Margaret Moore is tired of her life in L.A. The tea shop she owns, Magpieís Tearoom, bustles with enthusiastic patrons, baby showers, and small parties; on the surface, it looks wonderful. But Margaret is frustrated with her staff rarely (if ever) showing up on time, tired of the squabbling between her waitresses, both aspiring actresses, over roles they are both auditioning for, and sick of her head chef constantly toying with recipes rather than sticking to the old tried-and-true English methods of baking. When Margaret receives word that a representative from Tea Talk, a publication about tea, will be visiting the shop to review it, she panics. How can she pull together her shop and staff to make a good impression and garner praise? Margaret knows this could be a once-in-a-lifetime opportunity.
Though Margaret has enjoyed her life in Los Angeles, living near her gay ex-husband and their wonderful grown daughter, Kate, she canít help missing her native England. She begins to wonder whether she has made the right choice in staying away from her homeland. As Margaret begins to review her life, she realizes what is important and what she really wants out of her future.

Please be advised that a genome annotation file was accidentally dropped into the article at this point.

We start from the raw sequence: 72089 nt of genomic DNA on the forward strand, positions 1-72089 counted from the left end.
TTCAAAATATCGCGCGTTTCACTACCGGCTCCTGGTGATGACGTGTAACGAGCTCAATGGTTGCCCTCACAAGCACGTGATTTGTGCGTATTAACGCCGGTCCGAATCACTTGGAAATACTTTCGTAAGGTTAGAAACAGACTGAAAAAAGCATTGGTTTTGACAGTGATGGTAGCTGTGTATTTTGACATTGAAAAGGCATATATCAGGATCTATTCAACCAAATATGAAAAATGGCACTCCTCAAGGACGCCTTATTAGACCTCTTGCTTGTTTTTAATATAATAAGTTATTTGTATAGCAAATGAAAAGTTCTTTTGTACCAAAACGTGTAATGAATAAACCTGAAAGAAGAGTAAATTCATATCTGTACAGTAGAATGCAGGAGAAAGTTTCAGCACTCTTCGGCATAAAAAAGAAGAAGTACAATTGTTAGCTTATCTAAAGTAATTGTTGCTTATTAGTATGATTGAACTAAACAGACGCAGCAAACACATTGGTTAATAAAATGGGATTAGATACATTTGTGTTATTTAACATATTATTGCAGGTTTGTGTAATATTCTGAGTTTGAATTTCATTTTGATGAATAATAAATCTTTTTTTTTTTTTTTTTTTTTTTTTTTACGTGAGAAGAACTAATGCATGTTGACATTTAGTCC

High Tea is a funny and sweet novel about lifeís challenges and rewards. Margaret is a compelling character who has lived much of her life before the reader meets her. This book isnít about developing Margaretís character; instead, the author presents the reader with a fully realized character at the beginning of the book. The reader merely gets to know Margaret, without seeing her evolve before their eyes. Itís like getting to know a new friend; you arenít there for the entire journey. You meet them at some point in their lives and get to know them through their thoughts, words, and actions.
The secondary characters in High Tea are also enjoyable and well-drawn. The most interesting of these is Lilly, Margaretís head chef. Her relationship with Deborah, a much younger woman, is unfulfilling, and Lilly is unhappy with her life. The other characters, Clarissa and Lauren, are actresses who argue over their roles and canít seem to get along because they are in competition with one another. Ironically, Clarissa is a wonderful actress but is past the ďacting worldĒ prime, whereas Lauren canít really act but is young and jaw-droppingly beautiful. These characters are well-written and fun, though most of the exploration of them is on the surface.
Indeed, High Tea as a whole is very much on the surface, but that works to its advantage. Itís a fun read thatís easy to digest. If you are looking for a light, fluffy read, look no further Ė High Tea is a safe bet.